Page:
Picture a world not so long ago, when every single person you meet is truly there, attentive and tangible. How things have changed.
In a manner remarkably similar to the Industrial Revolution, and arguably with wider changes, the world has restructured itself to a non-physical web of communication and economy. At most restaurants, parks, and public places, it is amazing if less than a quarter of the populace is not truly there because they are lost in the unlocational but omnipresent Internet. Clearly, it is a blatant abuse of one’s life to overuse the Internet to the point of detracting from the myriad other experiences of life.
Whether or not one interacts with others on the web makes some difference concerning its effects. Being completely isolated for a long time can cause loneliness and depression, but even while having superficial interactions the same can take place. The only possible replacement for true friendship face-to-face, or at least temporary substitution, would be deep and fulfilling conversations online. You may ask yourself; how often do these occur? Are they normal and expected or surprisingly anomalous?
In interviews with baby boomers and the “Greatest Generation”, it is clear that in most cases children used to play outside often and relatively unsupervised, perhaps too much so. Nevertheless, they enjoyed their immediate surroundings. Nowadays, nothing short of a power outage could hope to produce a similar result. I have observed a subset of children using almost exclusively terms from the currently popular video and computer games, at this point Minecraft. If they are asked a question that would be exceptionally easy to answer in any other decade, “What is the durability of shears?” instead of saying “Good,” or “I’m not too sure, I’ve never used them,” they are more likely to say “238.” Children are either following adults in their addictions or overtaking them.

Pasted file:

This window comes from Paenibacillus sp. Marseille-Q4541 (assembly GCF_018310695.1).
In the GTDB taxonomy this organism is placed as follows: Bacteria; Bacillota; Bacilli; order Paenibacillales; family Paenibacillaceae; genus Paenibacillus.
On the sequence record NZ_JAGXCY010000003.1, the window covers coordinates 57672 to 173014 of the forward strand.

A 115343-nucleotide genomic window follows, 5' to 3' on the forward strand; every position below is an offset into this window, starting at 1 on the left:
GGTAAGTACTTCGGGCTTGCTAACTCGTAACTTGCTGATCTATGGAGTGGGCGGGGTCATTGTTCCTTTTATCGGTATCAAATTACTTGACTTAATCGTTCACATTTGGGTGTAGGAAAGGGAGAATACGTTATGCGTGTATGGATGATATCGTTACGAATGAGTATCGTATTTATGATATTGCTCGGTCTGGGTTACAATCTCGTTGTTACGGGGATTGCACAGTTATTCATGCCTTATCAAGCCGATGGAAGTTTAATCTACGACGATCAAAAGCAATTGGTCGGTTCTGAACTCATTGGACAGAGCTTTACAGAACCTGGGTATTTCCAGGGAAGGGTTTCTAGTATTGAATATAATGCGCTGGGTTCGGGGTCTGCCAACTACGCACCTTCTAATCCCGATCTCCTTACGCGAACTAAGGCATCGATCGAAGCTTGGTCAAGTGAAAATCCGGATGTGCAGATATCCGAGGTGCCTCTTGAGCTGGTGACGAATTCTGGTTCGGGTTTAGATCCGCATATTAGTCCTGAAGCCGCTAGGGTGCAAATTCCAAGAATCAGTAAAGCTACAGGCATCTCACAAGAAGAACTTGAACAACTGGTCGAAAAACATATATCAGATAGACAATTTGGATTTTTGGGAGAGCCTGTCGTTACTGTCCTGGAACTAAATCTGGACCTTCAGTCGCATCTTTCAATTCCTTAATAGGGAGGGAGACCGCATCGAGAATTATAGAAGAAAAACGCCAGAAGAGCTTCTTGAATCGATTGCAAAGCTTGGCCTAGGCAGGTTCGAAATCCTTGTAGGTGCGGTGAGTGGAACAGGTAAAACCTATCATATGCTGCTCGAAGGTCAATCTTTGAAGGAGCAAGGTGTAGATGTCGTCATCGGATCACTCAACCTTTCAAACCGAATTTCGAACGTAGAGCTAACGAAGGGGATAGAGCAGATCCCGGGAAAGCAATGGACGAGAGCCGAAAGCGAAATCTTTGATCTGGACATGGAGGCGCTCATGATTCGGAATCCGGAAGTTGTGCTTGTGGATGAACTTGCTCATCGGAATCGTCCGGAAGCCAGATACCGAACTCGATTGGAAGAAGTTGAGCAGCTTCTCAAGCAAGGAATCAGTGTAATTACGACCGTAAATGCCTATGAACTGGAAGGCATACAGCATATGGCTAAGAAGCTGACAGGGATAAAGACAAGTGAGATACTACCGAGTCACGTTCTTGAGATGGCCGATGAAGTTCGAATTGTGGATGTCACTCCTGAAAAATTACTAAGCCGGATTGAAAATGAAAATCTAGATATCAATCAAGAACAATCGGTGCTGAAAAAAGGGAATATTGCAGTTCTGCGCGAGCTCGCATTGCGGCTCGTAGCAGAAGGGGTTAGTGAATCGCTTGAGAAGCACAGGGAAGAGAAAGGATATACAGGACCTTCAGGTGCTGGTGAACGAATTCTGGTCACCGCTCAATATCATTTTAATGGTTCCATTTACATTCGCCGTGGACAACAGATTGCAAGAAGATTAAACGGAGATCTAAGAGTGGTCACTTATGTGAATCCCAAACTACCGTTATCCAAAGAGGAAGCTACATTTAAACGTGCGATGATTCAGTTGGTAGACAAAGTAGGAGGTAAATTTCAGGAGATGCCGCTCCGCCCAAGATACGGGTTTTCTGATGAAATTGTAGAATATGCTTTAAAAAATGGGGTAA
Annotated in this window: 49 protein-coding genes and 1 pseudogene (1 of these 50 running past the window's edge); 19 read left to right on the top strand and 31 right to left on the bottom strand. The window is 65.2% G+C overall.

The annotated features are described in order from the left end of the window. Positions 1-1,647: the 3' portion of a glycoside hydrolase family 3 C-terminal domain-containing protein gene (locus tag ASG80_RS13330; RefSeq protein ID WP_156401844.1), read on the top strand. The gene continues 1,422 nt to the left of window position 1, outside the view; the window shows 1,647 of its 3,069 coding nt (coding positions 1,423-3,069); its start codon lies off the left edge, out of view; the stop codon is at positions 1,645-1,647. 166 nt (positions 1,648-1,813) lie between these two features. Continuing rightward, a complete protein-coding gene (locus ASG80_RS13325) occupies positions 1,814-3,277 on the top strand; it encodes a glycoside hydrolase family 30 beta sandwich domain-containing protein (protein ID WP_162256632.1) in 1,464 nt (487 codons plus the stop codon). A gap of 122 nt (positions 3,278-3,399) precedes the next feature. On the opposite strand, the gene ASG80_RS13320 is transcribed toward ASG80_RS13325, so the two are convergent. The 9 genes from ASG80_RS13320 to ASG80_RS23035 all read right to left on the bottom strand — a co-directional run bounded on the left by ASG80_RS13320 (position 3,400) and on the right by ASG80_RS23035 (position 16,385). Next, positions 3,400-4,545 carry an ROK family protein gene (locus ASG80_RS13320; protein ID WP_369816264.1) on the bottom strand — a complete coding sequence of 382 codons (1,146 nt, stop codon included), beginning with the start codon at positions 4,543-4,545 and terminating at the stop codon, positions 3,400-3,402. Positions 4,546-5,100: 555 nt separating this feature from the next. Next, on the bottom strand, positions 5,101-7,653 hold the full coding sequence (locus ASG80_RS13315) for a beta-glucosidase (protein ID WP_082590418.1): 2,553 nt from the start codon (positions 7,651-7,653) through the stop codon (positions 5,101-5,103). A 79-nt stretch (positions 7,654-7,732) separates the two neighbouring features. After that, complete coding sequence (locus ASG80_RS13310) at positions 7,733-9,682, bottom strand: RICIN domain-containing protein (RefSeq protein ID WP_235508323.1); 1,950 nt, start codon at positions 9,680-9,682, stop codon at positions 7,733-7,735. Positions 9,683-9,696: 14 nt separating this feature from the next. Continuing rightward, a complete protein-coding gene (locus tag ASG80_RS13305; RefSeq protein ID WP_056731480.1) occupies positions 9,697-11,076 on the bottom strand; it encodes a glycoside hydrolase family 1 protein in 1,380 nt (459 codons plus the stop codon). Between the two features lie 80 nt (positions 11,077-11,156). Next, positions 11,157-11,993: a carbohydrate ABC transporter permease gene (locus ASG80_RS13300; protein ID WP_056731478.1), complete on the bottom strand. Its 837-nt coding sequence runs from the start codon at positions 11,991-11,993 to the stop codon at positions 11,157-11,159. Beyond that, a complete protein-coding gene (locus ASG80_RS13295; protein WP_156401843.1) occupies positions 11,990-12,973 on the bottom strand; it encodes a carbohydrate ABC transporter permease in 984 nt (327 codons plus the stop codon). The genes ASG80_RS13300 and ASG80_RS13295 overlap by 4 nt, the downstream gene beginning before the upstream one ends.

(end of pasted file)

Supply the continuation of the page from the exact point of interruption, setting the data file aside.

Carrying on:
It is not necessarily in the presence of the online habit but in the absence of the overusers doing much else that its harmful effect is most strongly observed. When Internet addicts become a majority in an area, it quickly causes in most cases a dehumanization and communal numbing. There is much joy gained from online stimulus, but it is instantaneously fleeting on nearly every occurrence. Television has similar effects but is being slowly overtaken and replaced by the Internet. In one of these neighborhoods, if one decides to walk around and enjoy a beautiful sunset or sunrise, there will rarely be more than a small subset of people enjoying their immediate surroundings, as most will be occupied doing something else. All of their houses will be virtually bathed in EMF fields.
The electromagnetic field (EMF) caused by these numerous electrical devices truly do cause many observable changes. People have actually migrated to an EMF-free town in Virginia in order to avoid it. Some of the purported changes high EMFs make are increasing subconscious mental activity and dreaming and nightmares. If the power in a house or the whole street is turned off, a curious energetic change immediately takes place– the buzzing kinetic feeling drops gradually through floor and disappears, in its wake is a cleansing, peaceful, but creepily unfamiliar atmosphere. It’s as if the air is simplifying itself viscerally. If no attention is paid to these feelings, they are harder to notice, however to my friends and I these impressions are quite strong. The best way to experience this is to try it yourself.
There is no need to completely avoid the benefits in communication, the ability to buy otherwise unavailable goods, or the useful tools commensurate with the Web. It has many capabilities that truly come to positive ends. If you choose to partake in it, be confident that the Internet is being used in valuable ways by you, and not that you are being used and abused, your time being irreparably sucked away, by its everpresent authority.